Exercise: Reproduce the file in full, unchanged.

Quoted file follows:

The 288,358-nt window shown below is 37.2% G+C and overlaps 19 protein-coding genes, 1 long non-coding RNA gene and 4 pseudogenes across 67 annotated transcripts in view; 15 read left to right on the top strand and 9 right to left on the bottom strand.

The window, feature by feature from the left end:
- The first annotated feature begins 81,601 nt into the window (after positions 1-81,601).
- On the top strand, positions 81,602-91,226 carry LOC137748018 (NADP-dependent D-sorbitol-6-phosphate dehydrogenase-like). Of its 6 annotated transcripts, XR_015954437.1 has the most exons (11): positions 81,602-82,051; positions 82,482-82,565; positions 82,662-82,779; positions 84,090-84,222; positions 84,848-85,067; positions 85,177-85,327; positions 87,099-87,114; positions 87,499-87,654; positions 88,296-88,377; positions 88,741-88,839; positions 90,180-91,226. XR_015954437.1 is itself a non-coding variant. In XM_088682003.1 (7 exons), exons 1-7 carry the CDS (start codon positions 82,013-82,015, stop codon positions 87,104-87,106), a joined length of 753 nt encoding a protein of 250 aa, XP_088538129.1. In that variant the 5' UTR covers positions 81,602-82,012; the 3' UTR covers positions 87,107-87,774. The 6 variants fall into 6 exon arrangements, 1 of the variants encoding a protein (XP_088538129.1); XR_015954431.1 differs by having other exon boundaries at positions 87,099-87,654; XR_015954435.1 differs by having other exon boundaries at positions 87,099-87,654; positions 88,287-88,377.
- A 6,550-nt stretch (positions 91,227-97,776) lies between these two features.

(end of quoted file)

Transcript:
The 288,358-nt window shown below is 37.2% G+C and overlaps 19 protein-coding genes, 1 long non-coding RNA gene and 4 pseudogenes across 67 annotated transcripts in view; 15 read left to right on the top strand and 9 right to left on the bottom strand.

The window, feature by feature from the left end:
- The first annotated feature begins 81,601 nt into the window (after positions 1-81,601).
- On the top strand, positions 81,602-91,226 carry LOC137748018 (NADP-dependent D-sorbitol-6-phosphate dehydrogenase-like). Of its 6 annotated transcripts, XR_015954437.1 has the most exons (11): positions 81,602-82,051; positions 82,482-82,565; positions 82,662-82,779; positions 84,090-84,222; positions 84,848-85,067; positions 85,177-85,327; positions 87,099-87,114; positions 87,499-87,654; positions 88,296-88,377; positions 88,741-88,839; positions 90,180-91,226. XR_015954437.1 is itself a non-coding variant. In XM_088682003.1 (7 exons), exons 1-7 carry the CDS (start codon positions 82,013-82,015, stop codon positions 87,104-87,106), a joined length of 753 nt encoding a protein of 250 aa, XP_088538129.1. In that variant the 5' UTR covers positions 81,602-82,012; the 3' UTR covers positions 87,107-87,774. The 6 variants fall into 6 exon arrangements, 1 of the variants encoding a protein (XP_088538129.1); XR_015954431.1 differs by having other exon boundaries at positions 87,099-87,654; XR_015954435.1 differs by having other exon boundaries at positions 87,099-87,654; positions 88,287-88,377.
- A 6,550-nt stretch (positions 91,227-97,776) lies between these two features.